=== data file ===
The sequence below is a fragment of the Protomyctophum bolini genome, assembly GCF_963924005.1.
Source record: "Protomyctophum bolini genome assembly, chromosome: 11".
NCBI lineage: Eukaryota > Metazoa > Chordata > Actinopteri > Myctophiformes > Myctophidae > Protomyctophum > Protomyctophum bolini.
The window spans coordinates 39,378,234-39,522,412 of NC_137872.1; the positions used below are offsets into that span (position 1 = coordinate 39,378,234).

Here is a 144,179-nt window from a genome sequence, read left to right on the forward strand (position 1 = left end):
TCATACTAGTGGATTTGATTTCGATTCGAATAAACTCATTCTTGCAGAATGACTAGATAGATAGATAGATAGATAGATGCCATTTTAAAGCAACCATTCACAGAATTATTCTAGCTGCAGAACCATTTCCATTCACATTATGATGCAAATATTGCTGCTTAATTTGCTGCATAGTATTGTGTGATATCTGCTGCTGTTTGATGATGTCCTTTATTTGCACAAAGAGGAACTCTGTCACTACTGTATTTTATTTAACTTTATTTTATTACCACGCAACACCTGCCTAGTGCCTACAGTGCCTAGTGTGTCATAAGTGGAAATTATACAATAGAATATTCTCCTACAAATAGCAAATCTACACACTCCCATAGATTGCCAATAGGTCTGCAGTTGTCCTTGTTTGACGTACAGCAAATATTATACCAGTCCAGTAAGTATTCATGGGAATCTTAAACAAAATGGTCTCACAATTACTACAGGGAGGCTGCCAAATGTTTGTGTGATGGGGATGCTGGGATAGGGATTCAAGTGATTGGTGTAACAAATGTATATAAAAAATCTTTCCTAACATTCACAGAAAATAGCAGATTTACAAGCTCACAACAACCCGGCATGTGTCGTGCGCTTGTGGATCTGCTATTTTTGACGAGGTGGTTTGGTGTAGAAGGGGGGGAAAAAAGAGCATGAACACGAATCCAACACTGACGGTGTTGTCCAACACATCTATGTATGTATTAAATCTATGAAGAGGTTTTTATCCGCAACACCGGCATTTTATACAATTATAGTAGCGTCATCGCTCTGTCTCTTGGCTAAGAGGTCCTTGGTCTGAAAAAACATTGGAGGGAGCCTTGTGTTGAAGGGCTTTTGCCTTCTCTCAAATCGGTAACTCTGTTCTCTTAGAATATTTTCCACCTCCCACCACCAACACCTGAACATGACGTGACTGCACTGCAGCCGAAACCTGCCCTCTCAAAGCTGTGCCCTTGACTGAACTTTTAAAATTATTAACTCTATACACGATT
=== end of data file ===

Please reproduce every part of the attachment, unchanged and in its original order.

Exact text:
The sequence below is a fragment of the Protomyctophum bolini genome, assembly GCF_963924005.1.
Source record: "Protomyctophum bolini genome assembly, chromosome: 11".
NCBI lineage: Eukaryota > Metazoa > Chordata > Actinopteri > Myctophiformes > Myctophidae > Protomyctophum > Protomyctophum bolini.
The window spans coordinates 39,378,234-39,522,412 of NC_137872.1; the positions used below are offsets into that span (position 1 = coordinate 39,378,234).

Here is a 144,179-nt window from a genome sequence, read left to right on the forward strand (position 1 = left end):
TCATACTAGTGGATTTGATTTCGATTCGAATAAACTCATTCTTGCAGAATGACTAGATAGATAGATAGATAGATAGATGCCATTTTAAAGCAACCATTCACAGAATTATTCTAGCTGCAGAACCATTTCCATTCACATTATGATGCAAATATTGCTGCTTAATTTGCTGCATAGTATTGTGTGATATCTGCTGCTGTTTGATGATGTCCTTTATTTGCACAAAGAGGAACTCTGTCACTACTGTATTTTATTTAACTTTATTTTATTACCACGCAACACCTGCCTAGTGCCTACAGTGCCTAGTGTGTCATAAGTGGAAATTATACAATAGAATATTCTCCTACAAATAGCAAATCTACACACTCCCATAGATTGCCAATAGGTCTGCAGTTGTCCTTGTTTGACGTACAGCAAATATTATACCAGTCCAGTAAGTATTCATGGGAATCTTAAACAAAATGGTCTCACAATTACTACAGGGAGGCTGCCAAATGTTTGTGTGATGGGGATGCTGGGATAGGGATTCAAGTGATTGGTGTAACAAATGTATATAAAAAATCTTTCCTAACATTCACAGAAAATAGCAGATTTACAAGCTCACAACAACCCGGCATGTGTCGTGCGCTTGTGGATCTGCTATTTTTGACGAGGTGGTTTGGTGTAGAAGGGGGGGAAAAAAGAGCATGAACACGAATCCAACACTGACGGTGTTGTCCAACACATCTATGTATGTATTAAATCTATGAAGAGGTTTTTATCCGCAACACCGGCATTTTATACAATTATAGTAGCGTCATCGCTCTGTCTCTTGGCTAAGAGGTCCTTGGTCTGAAAAAACATTGGAGGGAGCCTTGTGTTGAAGGGCTTTTGCCTTCTCTCAAATCGGTAACTCTGTTCTCTTAGAATATTTTCCACCTCCCACCACCAACACCTGAACATGACGTGACTGCACTGCAGCCGAAACCTGCCCTCTCAAAGCTGTGCCCTTGACTGAACTTTTAAAATTATTAACTCTATACACGATT